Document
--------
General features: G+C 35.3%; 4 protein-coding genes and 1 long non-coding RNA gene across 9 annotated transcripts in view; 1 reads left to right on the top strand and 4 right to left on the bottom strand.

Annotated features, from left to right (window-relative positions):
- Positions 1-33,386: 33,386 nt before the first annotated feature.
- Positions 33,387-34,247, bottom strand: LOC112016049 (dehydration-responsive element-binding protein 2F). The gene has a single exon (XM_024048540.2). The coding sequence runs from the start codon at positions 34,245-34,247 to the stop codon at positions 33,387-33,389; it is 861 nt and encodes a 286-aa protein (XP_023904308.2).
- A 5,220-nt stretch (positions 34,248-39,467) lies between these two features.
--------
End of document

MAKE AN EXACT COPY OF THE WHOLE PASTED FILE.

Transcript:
General features: G+C 35.3%; 4 protein-coding genes and 1 long non-coding RNA gene across 9 annotated transcripts in view; 1 reads left to right on the top strand and 4 right to left on the bottom strand.

Annotated features, from left to right (window-relative positions):
- Positions 1-33,386: 33,386 nt before the first annotated feature.
- Positions 33,387-34,247, bottom strand: LOC112016049 (dehydration-responsive element-binding protein 2F). The gene has a single exon (XM_024048540.2). The coding sequence runs from the start codon at positions 34,245-34,247 to the stop codon at positions 33,387-33,389; it is 861 nt and encodes a 286-aa protein (XP_023904308.2).
- A 5,220-nt stretch (positions 34,248-39,467) lies between these two features.